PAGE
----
The makeup of the tumor microenvironment is such that it often mimics a chronic wound [14]. Because of this, the immune system responds in a manner appropriate to wound healing leading to immunosuppression, tumor metastasis, apoptosis resistance, and angiogenesis [14]. In addition to phagocytosis, target identification by CAR-MF promotes the release of inflammatory cytokines such as TNF-a, IL-6, IFN-g, and IL-12 [7,8,15]. These factors shift the tumor microenvironment and immune response towards tumor rejection through actions such as increasing Teff cell recruitment and function, tumor growth suppression, angiogenesis suppression, and increased sensitivity to apoptosis [15].  Because of the high prevalence of the target antigen in a tumor, CAR-MF are likely under constant stimulation allowing them help maintain this anti-tumor environment [7,8].

CAR-T and CAR-NK cells have struggled to effectively treat solid tumors due to the immunosuppressive nature of the tumor microenvironment, which actively inhibits their migration [16,17]. Research has demonstrated that macrophages are normally abundant in solid tumors and in some cases can make up 50% of their mass [18]. This high prevalence indicates that CAR-MF could have better targeting capabilities towards solid tumors than other cell types improving their efficacy [7].

One challenges that CAR-MF cells could face is inefficient gene incorporation [19]. The use of viral vectors CAR-T manufacturing produces a production bottleneck and is a major cost driver [20,21]. Unfortunately, macrophages are notoriously resistant to viral transduction due to 1) their ability to identify and destroy the viruses via phagocytosis and 2) their low rates of cell division [19]. These issues result in low average macrophage transfection efficiencies for g-retroviruses (25%) and lentiviruses (37.5%), which are the vectors currently used in clinically approved CAR-T therapies and some preclinical CAR-MF therapies [8,22,23]. Some reports suggest adenoviral transduction CAR-MF cells has promise with CAR-expression rates up to 70% [7,8]. However, adenoviruses can be highly immunogenic and induce an inflammatory phenotype in edited cells. This adds significant risk. An early clinical trial involving adenovirus-based transduction reported a patient death due to a systemic inflammatory reaction caused by the viral vector. Since this time, these vectors have been refined to minimize these hazards [19]. However, these risks should still be taken seriously in therapeutic environments.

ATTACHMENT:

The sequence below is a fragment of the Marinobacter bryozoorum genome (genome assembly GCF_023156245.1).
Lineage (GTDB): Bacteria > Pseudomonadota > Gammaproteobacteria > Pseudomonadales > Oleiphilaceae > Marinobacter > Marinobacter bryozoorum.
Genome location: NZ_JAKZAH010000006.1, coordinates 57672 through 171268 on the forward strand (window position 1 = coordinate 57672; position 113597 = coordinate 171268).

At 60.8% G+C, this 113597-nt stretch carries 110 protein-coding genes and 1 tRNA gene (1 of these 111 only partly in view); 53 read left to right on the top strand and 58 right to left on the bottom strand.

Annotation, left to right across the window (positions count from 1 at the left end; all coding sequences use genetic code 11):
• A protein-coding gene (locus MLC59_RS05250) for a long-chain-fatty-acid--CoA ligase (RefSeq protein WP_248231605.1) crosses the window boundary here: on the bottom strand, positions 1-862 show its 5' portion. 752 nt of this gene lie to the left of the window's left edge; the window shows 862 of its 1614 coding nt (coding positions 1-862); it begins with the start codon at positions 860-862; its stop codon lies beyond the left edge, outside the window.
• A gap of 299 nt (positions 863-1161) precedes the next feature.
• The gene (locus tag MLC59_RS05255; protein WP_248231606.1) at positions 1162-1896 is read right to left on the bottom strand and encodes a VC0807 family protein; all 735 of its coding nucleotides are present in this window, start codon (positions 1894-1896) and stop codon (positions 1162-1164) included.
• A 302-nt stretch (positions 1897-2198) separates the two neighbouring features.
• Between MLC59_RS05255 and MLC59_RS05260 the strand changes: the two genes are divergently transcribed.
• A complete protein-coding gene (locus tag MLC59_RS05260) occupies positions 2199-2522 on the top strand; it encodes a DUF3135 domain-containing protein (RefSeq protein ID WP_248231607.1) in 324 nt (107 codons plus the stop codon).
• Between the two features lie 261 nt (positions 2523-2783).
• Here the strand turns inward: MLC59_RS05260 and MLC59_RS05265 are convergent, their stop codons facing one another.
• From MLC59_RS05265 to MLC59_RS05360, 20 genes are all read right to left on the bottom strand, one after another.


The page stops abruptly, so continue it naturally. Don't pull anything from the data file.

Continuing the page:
Attempts to overcome these issues with non-viral methods have been challenging. The use of electroporation with macrophages is inefficient and induces wide spread cell death [19]. We believe the microfluidic vortex shedding (µVS) hardware developed at Indee labs could provide a solution to the challenges facing macrophage gene delivery. Unlike viruses and particle-based methods, µVS allows for efficient gene delivery through the creation of vortices-induced holes in the cell membrane, which should help it avoid phagocytosis. In addition, results with other cell types indicate that µVS can provide high transfection efficiency and recovery without the cytotoxicity seen from electroporation [24].

About the Author

imageMichael A. Evans, BSci MSci is a bioengineering Ph.D. candidate at Harvard University with 7 years of experience in immunology, cell therapies, drug delivery, and organic chemistry. His current research focuses on using macrophages as carriers for nanoparticles to improve their targeting towards inflamed tissues. He is an author of 4 peer reviewed publications with three more in press. He attended Furman University and the University of California, Santa Barbara (UCSB), where he received a B.S. and M.S. in chemistry, respectively. He received the 2014 John Sampey Award for the Chemical Sciences and was a 2017 UCSB New Venture Competition Finalist and the People’s Choice Award recipient. Michael will be finishing his PhD in late 2019 and is excited to begin his career in gene-modified cell therapy.